Likewise, to perform a write operation, an address is supplied on external address bus 330, write instruction is supplied on external control bus 334, and write data is supplied on external I/O bus 332 to external I/O interface 314, according to the particular standard being used. Memory controller 318 maps the address to the address space of DRAM ICs 306, 308 and 310, issues a mapped address on internal address lines 338, a write command on internal control lines 342, and provides read data on internal data lines 340 from internal I/O interface 316. The target DRAM IC receives the write command, mapped write address and write data from internal memory bus 326 to internal I/O interface 322, and then performs a memory write operation.
In alternative embodiments of the present invention, other read and write methods and sequences can be used. For example a serial interface could be utilized where data, address, and command share I/O's (or some combination of these, e.g., address and command could share pins, and data would have a dedicated bus). In such a configuration, frames of information could be utilized to move data to and from the MCIF IC. This same configuration could either be used on the individual DRAM ICs, or a configuration according to preferred embodiments described hereinabove.
In preferred embodiments of the present invention, DRAM support circuit 320 has test mode circuit 348, redundancy for repair circuit 350, supply generator 352, clock generation circuit 354, fuses 356 and self-refresh controller 358. In alternative embodiments, DRAM support circuit 320 may contain other circuits or omit some of the circuits shown in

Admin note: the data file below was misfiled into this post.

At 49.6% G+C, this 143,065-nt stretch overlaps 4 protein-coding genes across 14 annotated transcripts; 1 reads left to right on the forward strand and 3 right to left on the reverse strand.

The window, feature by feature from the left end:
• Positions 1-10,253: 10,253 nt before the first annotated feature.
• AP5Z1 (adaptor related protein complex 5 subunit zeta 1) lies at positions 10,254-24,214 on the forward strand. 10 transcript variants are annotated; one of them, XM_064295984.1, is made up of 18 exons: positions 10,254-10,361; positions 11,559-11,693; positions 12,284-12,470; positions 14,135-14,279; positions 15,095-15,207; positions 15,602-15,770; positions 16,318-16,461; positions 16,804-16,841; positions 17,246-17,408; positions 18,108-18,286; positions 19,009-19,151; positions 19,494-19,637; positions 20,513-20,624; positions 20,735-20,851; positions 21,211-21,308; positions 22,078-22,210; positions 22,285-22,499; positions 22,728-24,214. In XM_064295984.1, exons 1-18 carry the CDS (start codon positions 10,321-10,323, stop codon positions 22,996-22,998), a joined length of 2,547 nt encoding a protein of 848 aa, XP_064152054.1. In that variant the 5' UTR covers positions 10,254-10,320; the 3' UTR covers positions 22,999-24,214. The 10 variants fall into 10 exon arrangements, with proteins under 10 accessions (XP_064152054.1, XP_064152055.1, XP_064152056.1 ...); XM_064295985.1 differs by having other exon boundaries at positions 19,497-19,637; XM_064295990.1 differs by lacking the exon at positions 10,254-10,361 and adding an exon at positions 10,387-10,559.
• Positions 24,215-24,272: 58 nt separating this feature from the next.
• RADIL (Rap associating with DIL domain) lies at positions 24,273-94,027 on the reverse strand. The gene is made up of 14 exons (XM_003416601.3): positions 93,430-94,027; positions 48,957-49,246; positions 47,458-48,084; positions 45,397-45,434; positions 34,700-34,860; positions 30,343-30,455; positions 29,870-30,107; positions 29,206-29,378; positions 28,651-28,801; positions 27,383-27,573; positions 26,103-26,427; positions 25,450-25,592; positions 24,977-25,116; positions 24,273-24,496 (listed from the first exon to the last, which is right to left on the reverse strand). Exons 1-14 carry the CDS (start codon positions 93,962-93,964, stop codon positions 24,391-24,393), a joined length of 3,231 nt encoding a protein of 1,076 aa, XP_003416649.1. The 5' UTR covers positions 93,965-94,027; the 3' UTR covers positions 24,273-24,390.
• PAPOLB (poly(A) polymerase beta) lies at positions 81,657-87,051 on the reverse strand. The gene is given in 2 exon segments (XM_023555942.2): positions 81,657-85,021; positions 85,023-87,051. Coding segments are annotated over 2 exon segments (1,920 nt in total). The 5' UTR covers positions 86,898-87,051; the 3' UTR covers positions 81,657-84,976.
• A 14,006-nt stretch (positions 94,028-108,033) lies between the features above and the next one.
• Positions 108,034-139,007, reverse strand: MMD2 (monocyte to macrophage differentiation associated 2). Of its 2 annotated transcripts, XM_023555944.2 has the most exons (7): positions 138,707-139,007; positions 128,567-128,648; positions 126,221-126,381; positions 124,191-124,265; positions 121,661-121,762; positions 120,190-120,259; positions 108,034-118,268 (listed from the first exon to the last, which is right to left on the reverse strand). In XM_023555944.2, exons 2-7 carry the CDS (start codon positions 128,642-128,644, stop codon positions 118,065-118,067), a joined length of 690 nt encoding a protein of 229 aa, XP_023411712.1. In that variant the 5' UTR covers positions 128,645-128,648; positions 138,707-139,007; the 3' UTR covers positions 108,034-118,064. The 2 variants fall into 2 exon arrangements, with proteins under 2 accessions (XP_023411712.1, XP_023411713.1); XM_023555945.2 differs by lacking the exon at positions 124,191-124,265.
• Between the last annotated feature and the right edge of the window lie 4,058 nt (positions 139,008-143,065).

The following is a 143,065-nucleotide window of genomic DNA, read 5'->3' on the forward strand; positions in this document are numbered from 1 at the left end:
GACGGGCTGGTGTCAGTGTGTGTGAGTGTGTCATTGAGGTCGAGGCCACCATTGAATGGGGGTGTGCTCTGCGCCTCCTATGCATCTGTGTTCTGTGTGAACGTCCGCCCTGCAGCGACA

Test mode circuits 348 are generally used for a number of testing applications in memory chips. Typically, the test mode circuits are used to adjust voltages and timings to allow for a more detailed characterization of the memory chip. These test mode circuits typically require some form of digital and/or analog circuitry to implement. In conventional memory system implementations, test mode circuit 348 is instantiated on multiple DRAM ICs. In preferred embodiments, however, test mode circuit 348 is present on the memory controller and interface IC only, and interfaced to DRAM ICs 306, 308 and 310 via support circuit lines 346. In preferred embodiments of the present invention, many test modes can be achieved using less die size than conventional embodiments. Additionally, new test modes that were previously not possible (that apply to all DRAM ICs in the package) can also be implemented.
In preferred embodiments of the present invention, clock generation circuit 354 generates clock signals used in the MCIF IC 302 and DRAM ICs 306, 308 and 310. External clock 336 is supplied to clock generation circuit 354 in MCIF IC 302. Clock generation block 354 has a combination of circuit blocks, such as delay line loops (DLL), clock multiplying phase locked loops (PLL), frequency dividers, synchronous mirror delays and other clock generation circuits, for example. The specific types of circuits included in clock generation block 354 depend on the memory application and standard used. For example, in some high speed graphic DRAM IC standards, the external clock is specified to operate in a single-ended mode at frequencies near 500 MHz. With a 500 MHz external clock input, a 2 GHz internal clock (using 4× multiplexing) can be generated to provide clocking to DRAM IC's via support lines 346. In some slower speed DRAM IC standards, the external clock frequency and the internal clock frequency (provided via support lines 346) could be the same, e.g., about 100 MHz. In this example, the clock generation block 354 could simply be buffers that pass the clock signal to the support lines 346. In alternative embodiments of the present invention, clock generation block 354 may be more or less comprehensive than the above examples. For example, some embodiments may omit one or more of the above-mentioned blocks, or provide other clock generation circuits and devices known in the art.